Preferably, the wake-up signal is selected so that internal communicator 300 is capable of detecting the wake-up signal quickly and accurately. Because internal hundred is only enabled for a short period of time, it is advantageous to provide a wake-up signal that can be detected quickly so as to reduce the time required for internal communicator 300 to be enabled. In addition, preferred embodiments of the present invention are capable of accurately detecting the wake-up signal so as to minimize wasting power on false wake-up signals. The detection of a false wake-up signal consumes additional power because the false wake-up signal causes internal communicator 300 to be turned on unnecessarily. Furthermore, accuracy in detecting the wake-up signal is preferable because failure to detect a true wake-up signal will cause the microprocessor to go back into the sleep mode, thus, causing an unnecessary delay in communications, and causing external communicator 400 to transmit the wake-up signal for an unnecessary amount of time.

In a preferred embodiment, information processor 200 includes a central processing unit, a memory, and other capabilities for collecting data from sensors 150, processing the data received from sensors 150, storing the data from sensors 150 in the memory, sending the data to internal communicator 300, responding to commands received via internal communicator 300, and generally controlling the operation of sensor apparatus 100. There are numerous microprocessors that are suitable for use in embodiments of the present invention. Microchip Technologies, Inc. produces a number of microprocessors that are suitable for embodiments of the present invention. Alternatively, information processor 200 may include an application-specific integrated circuit for performing at least some of the control functions of the sensor apparatus.

There are numerous suitable types of electronic memory devices that may be used for embodiments of the present invention. For some embodiments of the present invention, the memory may include random access memory (RAM), read only memory (ROM), or combinations of RAM and ROM. One embodiment of the present invention includes a memory comprising an EEPROM such as those made by Microchip Technologies, Inc.

In one embodiment of the present invention, power source 350 comprises one or more small, rechargeable lithium batteries capable of providing a nominal output voltage of 3.3 volts. As an alternative to using rechargeable batteries, power source 350 may be a non-rechargeable battery. It is to be understood that the power sources other than batteries can be used for the present invention. Capacitors are one example of an alternative power source.

The capabilities of information processor 200 for controlling the power used by sensor apparatus 100 may be implemented as embedded software. Specifically, the software for operating the sensor apparatus is included with the sensor apparatus; in one embodiment, the software may be contained in the information processor. This means that the software may be arranged to be capable of operating from within the process environment that is being characterized by the sensor apparatus as well as outside of the process environment.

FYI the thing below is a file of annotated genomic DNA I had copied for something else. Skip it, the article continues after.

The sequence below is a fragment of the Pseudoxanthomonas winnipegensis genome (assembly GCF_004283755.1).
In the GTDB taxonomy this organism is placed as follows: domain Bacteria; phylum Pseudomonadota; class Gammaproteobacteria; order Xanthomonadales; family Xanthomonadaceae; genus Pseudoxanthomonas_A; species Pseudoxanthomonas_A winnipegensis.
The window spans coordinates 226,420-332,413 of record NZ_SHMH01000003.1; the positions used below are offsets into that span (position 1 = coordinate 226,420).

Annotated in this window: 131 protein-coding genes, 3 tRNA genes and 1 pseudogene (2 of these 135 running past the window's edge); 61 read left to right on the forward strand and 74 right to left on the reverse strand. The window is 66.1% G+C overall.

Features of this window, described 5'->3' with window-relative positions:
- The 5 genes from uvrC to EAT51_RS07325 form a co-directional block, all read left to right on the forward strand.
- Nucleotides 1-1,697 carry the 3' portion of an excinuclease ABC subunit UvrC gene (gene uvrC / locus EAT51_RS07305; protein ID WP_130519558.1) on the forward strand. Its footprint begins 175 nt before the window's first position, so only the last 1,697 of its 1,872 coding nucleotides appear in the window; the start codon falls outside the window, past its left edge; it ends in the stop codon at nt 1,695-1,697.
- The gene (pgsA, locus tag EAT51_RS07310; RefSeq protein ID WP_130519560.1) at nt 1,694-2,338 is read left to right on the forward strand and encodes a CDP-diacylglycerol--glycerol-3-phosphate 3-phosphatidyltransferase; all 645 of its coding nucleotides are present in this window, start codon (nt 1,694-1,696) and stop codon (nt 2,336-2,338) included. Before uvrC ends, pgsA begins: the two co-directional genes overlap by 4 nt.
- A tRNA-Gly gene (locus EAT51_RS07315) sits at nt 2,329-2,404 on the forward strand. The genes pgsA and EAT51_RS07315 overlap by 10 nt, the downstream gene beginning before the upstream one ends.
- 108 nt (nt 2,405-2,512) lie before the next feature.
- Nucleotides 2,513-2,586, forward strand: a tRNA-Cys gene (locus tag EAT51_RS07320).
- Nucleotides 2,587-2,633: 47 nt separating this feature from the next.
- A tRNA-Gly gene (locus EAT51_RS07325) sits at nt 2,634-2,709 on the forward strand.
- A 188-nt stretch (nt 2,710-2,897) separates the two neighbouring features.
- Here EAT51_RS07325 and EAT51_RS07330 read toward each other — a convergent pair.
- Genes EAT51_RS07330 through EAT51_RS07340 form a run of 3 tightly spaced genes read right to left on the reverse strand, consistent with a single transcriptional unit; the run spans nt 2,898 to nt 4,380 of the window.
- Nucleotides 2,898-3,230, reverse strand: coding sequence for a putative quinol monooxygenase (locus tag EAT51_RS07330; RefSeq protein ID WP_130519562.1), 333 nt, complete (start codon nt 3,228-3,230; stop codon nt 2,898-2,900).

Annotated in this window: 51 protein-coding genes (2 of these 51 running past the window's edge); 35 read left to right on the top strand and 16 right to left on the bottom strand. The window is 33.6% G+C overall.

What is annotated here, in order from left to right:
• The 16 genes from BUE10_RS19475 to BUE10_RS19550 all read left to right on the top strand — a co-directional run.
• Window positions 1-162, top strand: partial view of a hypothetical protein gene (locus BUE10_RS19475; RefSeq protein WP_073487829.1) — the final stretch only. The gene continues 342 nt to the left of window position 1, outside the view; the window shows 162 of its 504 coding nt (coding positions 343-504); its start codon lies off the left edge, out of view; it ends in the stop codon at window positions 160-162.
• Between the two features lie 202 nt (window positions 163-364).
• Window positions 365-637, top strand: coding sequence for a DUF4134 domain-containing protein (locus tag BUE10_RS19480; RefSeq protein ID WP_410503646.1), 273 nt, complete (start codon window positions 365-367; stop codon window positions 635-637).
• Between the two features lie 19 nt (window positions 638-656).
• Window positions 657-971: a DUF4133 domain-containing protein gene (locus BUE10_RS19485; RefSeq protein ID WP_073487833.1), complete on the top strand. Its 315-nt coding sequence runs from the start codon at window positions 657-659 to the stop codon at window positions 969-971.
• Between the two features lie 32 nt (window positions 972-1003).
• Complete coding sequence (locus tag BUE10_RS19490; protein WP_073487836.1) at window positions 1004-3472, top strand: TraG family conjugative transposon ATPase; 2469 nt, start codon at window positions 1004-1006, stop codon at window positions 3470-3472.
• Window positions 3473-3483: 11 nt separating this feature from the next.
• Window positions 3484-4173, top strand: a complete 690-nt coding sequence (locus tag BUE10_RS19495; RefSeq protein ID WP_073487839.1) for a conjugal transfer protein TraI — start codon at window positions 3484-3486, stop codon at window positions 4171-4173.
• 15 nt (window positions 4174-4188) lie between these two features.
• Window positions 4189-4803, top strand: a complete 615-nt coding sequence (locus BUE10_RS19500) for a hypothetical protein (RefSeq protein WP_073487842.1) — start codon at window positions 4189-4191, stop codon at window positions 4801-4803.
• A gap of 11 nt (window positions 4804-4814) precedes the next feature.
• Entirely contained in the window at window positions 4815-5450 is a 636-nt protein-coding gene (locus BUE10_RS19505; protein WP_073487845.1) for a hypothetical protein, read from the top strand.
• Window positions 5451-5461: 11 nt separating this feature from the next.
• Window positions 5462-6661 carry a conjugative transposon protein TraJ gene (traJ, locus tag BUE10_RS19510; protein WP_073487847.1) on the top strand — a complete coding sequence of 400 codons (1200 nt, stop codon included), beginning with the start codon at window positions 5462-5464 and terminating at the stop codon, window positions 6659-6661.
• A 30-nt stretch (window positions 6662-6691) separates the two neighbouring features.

As is known to those skilled in the art, a variety of programming languages can be used such as assembly language, such as C, such as C++, and such as BASIC for embodiments of the present invention. Optionally, the software may be broken up into multiple files for easier readability. The software may employ subroutines for performing particular actions and commands.

Specific software commands and structures may be dependent upon the particular hardware configuration that will use the software. In the spirit of providing a general description of the software, the following description emphasizes novel features and critical features for embodiments of the present invention. Obvious hardware dependent generalities may not be described here unless necessary. In addition, details may not be given for well-known support algorithms such as error handling, device initialization, peripheral drivers, information transfer, timer control, and other general types of command execution.

Reference is now made to FIG. 2 wherein there is shown a flow diagram 1000 of an embodiment of a software program for controlling the power used by a sensor apparatus or other communication device. The steps in the flowchart shown in FIG. 2 are suitable for use in a sensor apparatus such as that describe in FIG. 1. Step 1100 represents the start of the program. Step 1150 is the enable communications system step that follows step 1100. Step 1150 includes providing power for operating the internal communicator.

Step 1200 follows step 1150. Step 1200 involves testing to see if a wake-up signal is being sent. In other words, step 1200 corresponds to listening for a wake-up signal. If a wake-up signal is detected, then the next step is step 1300, a handle communications step. Handle communications step 1300 involves having the sensor apparatus, particularly the information processor in the sensor apparatus respond to the wake-up signal. For a typical sensor apparatus application, an example of a response would be to perform an action such as starting transmission of data.